Trinity volleyball and Adam Huff all but go hand-in-hand. There are very few moments in the two decades of program history that can’t be tied to Huff, but he’s decided to move on from his head coaching position.
The high school started the program in 1998 as a junior varsity team, one of only two years without Huff’s name attached. He came on as an assistant in 1999, and took over as head coach the next season.
The only other year he wasn’t involved came in 2015, the first time he tried to retire. He decided he wasn’t ready to stay away for good, so he returned to coach two more seasons before handing the reins off to someone else.
He didn’t originally know he would have such a long tenure.
“At that time, I was in my mid-20s, and we played a lot of volleyball as adults in the area — coed tournaments and leagues — and that sparked the interest in coaching for me,” Huff said. “Since it was just starting the girls really had to learn every aspect of the game and I went to a few practices to help some of my cousins that were playing at Trinity and before you know it is 20 years later and here we are talking about the last 20 years.”
It was a small first step for Huff, but he’s turned it into a dominant stretch of success for the Lady Raiders. The program has a total of 365 wins in the 20 years, and Huff is responsible for 342 of them.
Trinity has earned 10 total District 12 championships, five district runner-up finishes and five All “A” Region 3 championships.
Huff said the team has been able to celebrate so much success because he helped grow the program beyond the high school level.
“We got all of the feeder schools involved by playing at early ages,” Huff said. “We started an elementary league around 2007 that started kids playing in the third grade, and that continues today. I believe that helped more than anything to establish fundamentals and love of the game instead of only starting their freshman year.”
It took a couple years to get to the top of the district, but winning the first tournament in 2002 ranks at the top of Huff’s favorite moments.
“I’d like to say that was a great memory, but I still had the same satisfaction and was just as happy for this year’s team that won the program’s 10th district championship,” Huff said. “All of the memories and friendships that have been made are some of the most things I am thankful for during my coaching career.”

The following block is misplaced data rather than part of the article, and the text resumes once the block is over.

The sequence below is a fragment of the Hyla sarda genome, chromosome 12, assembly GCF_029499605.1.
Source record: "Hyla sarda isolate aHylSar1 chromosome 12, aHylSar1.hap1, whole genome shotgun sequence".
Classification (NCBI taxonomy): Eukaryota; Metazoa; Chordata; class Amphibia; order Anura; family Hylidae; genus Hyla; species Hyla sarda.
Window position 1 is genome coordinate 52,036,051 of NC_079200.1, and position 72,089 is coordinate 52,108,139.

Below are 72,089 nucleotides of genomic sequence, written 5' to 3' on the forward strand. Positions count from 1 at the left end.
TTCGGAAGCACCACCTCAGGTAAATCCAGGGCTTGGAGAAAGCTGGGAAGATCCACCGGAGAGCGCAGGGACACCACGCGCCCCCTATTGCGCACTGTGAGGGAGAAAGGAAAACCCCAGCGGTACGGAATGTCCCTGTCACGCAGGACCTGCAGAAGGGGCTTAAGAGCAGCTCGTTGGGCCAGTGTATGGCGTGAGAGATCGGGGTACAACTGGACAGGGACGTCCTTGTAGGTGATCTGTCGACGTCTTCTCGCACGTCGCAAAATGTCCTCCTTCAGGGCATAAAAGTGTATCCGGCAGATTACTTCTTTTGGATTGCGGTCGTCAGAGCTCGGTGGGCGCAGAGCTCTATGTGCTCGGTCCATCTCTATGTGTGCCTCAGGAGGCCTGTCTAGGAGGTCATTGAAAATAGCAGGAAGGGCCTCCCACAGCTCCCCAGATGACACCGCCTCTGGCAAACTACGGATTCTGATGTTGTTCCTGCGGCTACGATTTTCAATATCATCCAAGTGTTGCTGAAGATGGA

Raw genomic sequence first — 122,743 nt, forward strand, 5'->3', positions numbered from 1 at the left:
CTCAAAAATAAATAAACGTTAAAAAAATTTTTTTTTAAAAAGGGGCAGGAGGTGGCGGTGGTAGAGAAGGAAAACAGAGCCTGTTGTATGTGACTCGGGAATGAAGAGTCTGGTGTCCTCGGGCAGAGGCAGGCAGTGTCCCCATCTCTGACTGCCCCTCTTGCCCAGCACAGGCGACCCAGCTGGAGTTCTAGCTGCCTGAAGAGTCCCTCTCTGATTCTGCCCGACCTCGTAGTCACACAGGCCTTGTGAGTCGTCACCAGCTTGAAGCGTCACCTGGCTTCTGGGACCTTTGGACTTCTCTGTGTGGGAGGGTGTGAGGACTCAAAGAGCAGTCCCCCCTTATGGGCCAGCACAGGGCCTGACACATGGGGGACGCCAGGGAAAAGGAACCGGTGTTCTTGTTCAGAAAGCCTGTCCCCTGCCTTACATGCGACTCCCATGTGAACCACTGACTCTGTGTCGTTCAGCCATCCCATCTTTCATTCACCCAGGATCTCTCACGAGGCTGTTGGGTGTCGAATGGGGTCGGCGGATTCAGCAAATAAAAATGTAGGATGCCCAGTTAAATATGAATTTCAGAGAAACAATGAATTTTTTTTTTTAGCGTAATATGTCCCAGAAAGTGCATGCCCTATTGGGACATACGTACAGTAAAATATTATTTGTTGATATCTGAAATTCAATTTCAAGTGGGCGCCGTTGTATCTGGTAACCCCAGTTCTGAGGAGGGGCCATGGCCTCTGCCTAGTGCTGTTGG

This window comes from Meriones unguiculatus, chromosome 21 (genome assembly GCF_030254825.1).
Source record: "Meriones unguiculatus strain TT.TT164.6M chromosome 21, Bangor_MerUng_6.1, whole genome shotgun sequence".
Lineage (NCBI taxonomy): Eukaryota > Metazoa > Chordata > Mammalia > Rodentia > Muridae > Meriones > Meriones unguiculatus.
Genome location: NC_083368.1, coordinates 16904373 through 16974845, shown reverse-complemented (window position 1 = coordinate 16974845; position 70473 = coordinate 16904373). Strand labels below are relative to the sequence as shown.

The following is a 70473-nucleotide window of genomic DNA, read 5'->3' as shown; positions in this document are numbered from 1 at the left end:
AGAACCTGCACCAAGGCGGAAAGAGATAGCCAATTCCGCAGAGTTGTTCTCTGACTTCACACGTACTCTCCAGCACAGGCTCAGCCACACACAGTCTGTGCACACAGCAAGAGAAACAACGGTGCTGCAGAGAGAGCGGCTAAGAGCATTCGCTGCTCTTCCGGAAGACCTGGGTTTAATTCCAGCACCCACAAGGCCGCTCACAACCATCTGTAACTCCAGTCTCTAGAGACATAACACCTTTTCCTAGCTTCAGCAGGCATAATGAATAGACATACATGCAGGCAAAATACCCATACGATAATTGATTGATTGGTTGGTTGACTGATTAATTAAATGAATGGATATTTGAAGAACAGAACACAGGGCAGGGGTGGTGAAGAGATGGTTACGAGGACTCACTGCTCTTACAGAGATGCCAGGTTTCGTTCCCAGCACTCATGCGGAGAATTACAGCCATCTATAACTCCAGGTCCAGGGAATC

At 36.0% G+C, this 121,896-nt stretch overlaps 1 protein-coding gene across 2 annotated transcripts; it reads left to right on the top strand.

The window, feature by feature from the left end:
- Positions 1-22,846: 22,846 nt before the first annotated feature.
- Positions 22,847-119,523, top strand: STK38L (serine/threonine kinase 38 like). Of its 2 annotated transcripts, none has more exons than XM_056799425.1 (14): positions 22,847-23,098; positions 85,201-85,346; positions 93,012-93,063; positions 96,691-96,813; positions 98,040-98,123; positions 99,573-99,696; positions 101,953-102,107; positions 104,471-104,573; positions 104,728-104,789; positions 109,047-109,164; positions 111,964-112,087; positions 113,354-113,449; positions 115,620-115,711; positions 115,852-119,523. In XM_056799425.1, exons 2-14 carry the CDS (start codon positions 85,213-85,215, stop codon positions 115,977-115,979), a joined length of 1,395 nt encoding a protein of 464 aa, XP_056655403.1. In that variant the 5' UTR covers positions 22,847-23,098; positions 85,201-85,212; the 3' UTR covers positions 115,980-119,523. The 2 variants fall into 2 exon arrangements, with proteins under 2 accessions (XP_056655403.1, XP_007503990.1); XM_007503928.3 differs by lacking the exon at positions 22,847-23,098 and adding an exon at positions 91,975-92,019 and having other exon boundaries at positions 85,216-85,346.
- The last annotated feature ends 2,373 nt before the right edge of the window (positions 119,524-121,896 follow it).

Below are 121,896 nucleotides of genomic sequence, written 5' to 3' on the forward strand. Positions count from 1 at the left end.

Huff said he’s somewhat surprised a small school like Trinity has been able to keep up with some of the traditional powerhouses in the area because they don’t have the same luxury of year-round play.
“Trinity is a lot different than any other school in the region with the size and the fact that most athletes play every sport there is,” he said. “There is not the option to play the travel ball/club season as in other schools. For us to be as competitive as we are is a true testament to our program and the kids that have played over the years.”
One of the most notable wins came in 2013, when Trinity made it to the All “A” State tournament Final Four. The Lady Raiders beat a Lexington Christian Academy team that had two Division 1 recruits.
Huff said there are countless memories that will stay with him forever, and he doesn’t have any regrets as he plans to step away.
He said being there 20 years is reason enough to retire, but spending time with his family is the real driving factor.
“I have kids playing sports in middle school and high school,” he said. “I want to dedicate myself to doing those things instead of spending my time in the gym.”
Huff said it is bittersweet to be leaving and it really didn’t sink in until after the regional tournament, but he knows this is the right decision and the right time.
“Trinity has become such a big part of our family,” he said. “Our kids have graduated or are attending the schools — St. Mary’s included — and we have built relationships with friends that will last a lifetime, and this all started because I started coaching 20 years ago. I still plan to help keep the elementary and middle school programs going, and support the school in any way I can, just not as a head coach.”